Two globally recognized choices in the ISC2 certification catalog are the Certified in Governance, Risk and Compliance (CGRC) and Certified Information Systems Security Professional (CISSP) credentials. Both certifications are held by experts deeply skilled and experienced in cybersecurity. But what are the key distinctions you should consider if you’re weighing which one to pursue?

CGRC’s Evolution

CGRC (formerly known as The CAP) was developed and launched in 2005 by ISC2 as a credential focused on the Certification & Authorization (C&A) process following the Department of Defense Information Assurance Certification and Accreditation Process (DIACGRC). It was first updated when the U.S. government changed DIACGRC to the Risk Management Framework and the terms C&A were replaced by Assessment & Authorization (A&A).

The decision was made to expand CGRC in 2021 to reflect the more diverse day-to-day work of professionals earning the credential. What started out as certification primarily for U.S. government professionals using the Risk Management Framework (RMF) is now also for professionals working in the private sector and organizations around the world.

CISSP Gets It Started

Today’s broad portfolio of ISC2 cybersecurity certifications started with CISSP. It launched in 1994 and is now considered the global gold standard. In 2005, CISSP became the first credential in the field of information security to meet the requirements of the ISO/IEC Standard 17024. More recently, CISSP has fulfilled requirements for the U.S. Department of Defense (DoD) workers (Directive 8570.1) to obtain a commercial certification credential accredited by the American National Standards Institute (ANSI).

Comparing Each of Their Roles

CGRC-certified security professionals have proven their skills in effectively advocating for risk management solutions to authorize systems that will support an organization’s mission within regulatory-mandated requirements.

CISSP-certified professionals have been evaluated on their knowledge, skills, and ability to design, engineer and manage an organization’s security posture.

While a CISSP-credentialed professional has strong general knowledge of one regulatory requirement over another, the CGRC professional has a more in-depth understanding of each and how to meet or exceed requirements for an organization’s compliance. In a real-world scenario, based on a cost-benefit analysis and risk appetite, a CISSP professional may understand different methods to achieve an organization’s acceptable level of security – however, some of those methods may not be considered adequate in environments from a CGRC expert’s point of view.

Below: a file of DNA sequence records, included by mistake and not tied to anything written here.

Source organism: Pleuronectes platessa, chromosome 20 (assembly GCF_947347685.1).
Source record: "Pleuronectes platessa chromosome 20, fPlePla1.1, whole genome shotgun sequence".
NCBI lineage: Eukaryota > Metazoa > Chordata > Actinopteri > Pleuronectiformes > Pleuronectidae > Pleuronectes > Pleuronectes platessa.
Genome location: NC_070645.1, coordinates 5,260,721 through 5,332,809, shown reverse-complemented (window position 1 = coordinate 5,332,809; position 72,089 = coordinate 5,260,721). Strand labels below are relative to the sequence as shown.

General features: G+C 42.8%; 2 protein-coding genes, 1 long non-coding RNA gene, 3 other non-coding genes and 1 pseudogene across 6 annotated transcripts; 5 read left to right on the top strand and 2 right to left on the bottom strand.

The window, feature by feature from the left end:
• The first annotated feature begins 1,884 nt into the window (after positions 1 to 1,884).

Information Security Risk Management Program

Security and Risk Management

Scope of the Information System

Asset Security

Selection and Approval of Security and Privacy Controls

Security Architecture and Engineering

Implementation of Security and Privacy Controls

Communication and Network Security

Assessment/Audit of Security and Privacy Controls

Identity and Access Management

Authorization/Approval of Information System

Security Assessment and Testing

Continuous Monitoring

Security Assessment and Testing

Software Development Security

What are examples of roles for each credential?

The CGRC is ideal for IT, information security and information assurance practitioners who work in Governance, Risk and Compliance roles and have a need to understand, apply and/or implement a risk management program for IT systems within an organization. CGRC roles include information security officer, information security engineer, information security manager, risk manager/analyst, information assurance practitioner, and governance, risk, and compliance engineer.